Mathematics has so far been absolutely central to our understanding of the universe. So is the universe or multiverse no more than a mathematical construct? If it is, it’s one that we’ve not yet figured out, and it’s unlikely that we ever will, it just gets more complicated as we develop more sophisticated tools to examine it. I’ve always suspected that the universe/multiverse is as complex as we are capable, with our increasingly ‘precise’ tools and increasingly sophisticated maths, of making it, and so will continue to get more complex, but that’s a sort of sacrilegious solipsism, isn’t it? The universe as increasingly complex projection of an increasingly complex collective consciousness? Is that what they mean when they say it’s a hologram? Probably not.
One more point about infinity. Max Tegmark says that the idea of a finite universe never made sense to him. How could the universe have a boundary, and if so, what’s on the other side? Another way of thinking about this is, if the big bang involved an explosion or, more accurately, a massive, near-instantaneous expansion, what did it expand into? Did this expansion involve a contraction on the other side of the boundary? It’s said that space-time began with the big bang, so there’s no outside. How can we really know that though? Of course if you believe that absolutely everything began with the big bang, then you’ll believe in a finite universe, as the bang began with a particular mass-energy point-bundle, which would have to be finite, and could not be added to or subtracted from, according to what I know about conservation laws. Anyway, enough of all this paddling in the shallows. It’s funny, though, I’ve recently encountered people who are extremely reluctant to talk about such matters, even in my shallow way. They actually suffer from ‘cosmological fear’ (my invention). Something to do with existential lostness, and mortality.
I wrote a piece here called ‘Animals R Us’ a few years ago because I was annoyed at certain contemptuous remarks directed at animals – a rather large set to be contemptuous of – and also because I’ve always disliked the idea of human specialness so beloved of some of our religious co-habitants. I was also thinking of the remarks of Marilyn Robinson on consciousness, which I critiqued even more years ago. Atheists, she argued (wrongly) don’t take enough account of consciousness (with the inference that if they did, they’d be more accepting of a supernatural being, presumably). So I’m happy to briefly revisit the complexities and the consciousness of non-humans here.
The latest research reveals more and more the distributed nature of consciousness, and some of this research is summarised in ‘Triumph of the zombie killers’, chapter 1 of Michael Brooks’s book At the edge of uncertainty: 11 discoveries taking science by surprise. He brings up philosopher David Chalmers’s 20-year-old claim about the ‘hard problem’ of consciousness, that it doesn’t appear to be reducible to material processes. In fact, Chalmers went further, saying ‘No explanation given wholly in physical terms can ever account for the emergence of conscious experience.’ Well, forever is a long long time and I wonder what Chalmers would have to say now (I’ll have to check out his more recent pronouncements). In 1994 he used a zombie analogy, suggesting that you couldn’t know whether we were surrounded by zombies, or ‘pretend’ humans, since the sense of self-awareness essential to consciousness cannot be identified or described by methodological naturalism. It’s been difficult to provide a coherent theory to account for this subjective feeling, and Daniel Dennett took the view a couple of decades ago that consciousness is essentially an illusion, or rather an evolved way of dealing with the world which captures the elements of reality we need to get by, and then some. That’s why we can so often be fooled by our brains. We have perceptual glitches and blind spots. An obvious example is the human eye, which only focuses sharply on a tiny area, using the fovea centralis, a patch of densely packed photoreceptor cells only a millimetre in diameter. The rest of our visual field is seen in much lower resolution, and without colour. But we’re not aware of this because of the eye’s movements, or saccades, which average 3 per second. The time between one sharp focus and the next is ‘blacked-out’ of consciousness, creating an illusion of seamlessly moving vision. The analogy with film is obvious.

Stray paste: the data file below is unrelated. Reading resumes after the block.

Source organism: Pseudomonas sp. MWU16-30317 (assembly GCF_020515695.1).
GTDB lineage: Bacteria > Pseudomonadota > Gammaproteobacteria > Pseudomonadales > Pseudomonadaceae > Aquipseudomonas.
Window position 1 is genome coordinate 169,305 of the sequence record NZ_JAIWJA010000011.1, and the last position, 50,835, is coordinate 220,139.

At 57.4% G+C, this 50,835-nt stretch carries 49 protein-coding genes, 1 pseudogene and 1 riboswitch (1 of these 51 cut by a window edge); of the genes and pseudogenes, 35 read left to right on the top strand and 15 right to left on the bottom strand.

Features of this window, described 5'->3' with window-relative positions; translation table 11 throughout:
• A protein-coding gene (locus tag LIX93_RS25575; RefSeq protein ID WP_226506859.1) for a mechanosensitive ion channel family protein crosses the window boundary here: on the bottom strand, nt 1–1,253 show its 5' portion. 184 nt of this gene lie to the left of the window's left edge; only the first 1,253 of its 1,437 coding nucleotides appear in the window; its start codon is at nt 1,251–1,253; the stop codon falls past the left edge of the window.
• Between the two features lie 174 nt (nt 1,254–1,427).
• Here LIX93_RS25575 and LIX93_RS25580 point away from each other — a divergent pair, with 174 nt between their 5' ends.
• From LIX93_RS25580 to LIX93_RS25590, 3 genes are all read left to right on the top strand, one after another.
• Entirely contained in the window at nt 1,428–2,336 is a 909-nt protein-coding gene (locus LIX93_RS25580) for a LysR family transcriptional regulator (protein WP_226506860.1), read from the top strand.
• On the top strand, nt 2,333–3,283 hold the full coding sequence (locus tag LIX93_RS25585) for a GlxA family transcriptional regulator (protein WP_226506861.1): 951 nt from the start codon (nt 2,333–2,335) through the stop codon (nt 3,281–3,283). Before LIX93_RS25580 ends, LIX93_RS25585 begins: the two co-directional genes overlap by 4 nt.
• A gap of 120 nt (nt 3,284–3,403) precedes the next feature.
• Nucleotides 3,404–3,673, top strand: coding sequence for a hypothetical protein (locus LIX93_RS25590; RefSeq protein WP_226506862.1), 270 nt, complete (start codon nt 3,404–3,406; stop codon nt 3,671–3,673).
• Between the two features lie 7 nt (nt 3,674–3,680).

This evolved use of sight to be ‘good enough’ helps explain our ‘change blindness’, which has been highlighted by a number of recent experiments, and which has been exploited for decades by professional magicians. It also helps explain why we don’t notice mistakes in editorial continuity in films, which are even overlooked by editors, because they involve ‘irrelevant’ background details. This evolved use of eyesight to help us to make enough sense of the world as we need to, as economically as possible, is something shared by many other creatures, as researchers have declared. Consciousness researchers gathered together at Cambridge in July 2012 and issued a ‘declaration on consciousness’, summarising recent findings on consciousness in non-human animals and in infant humans: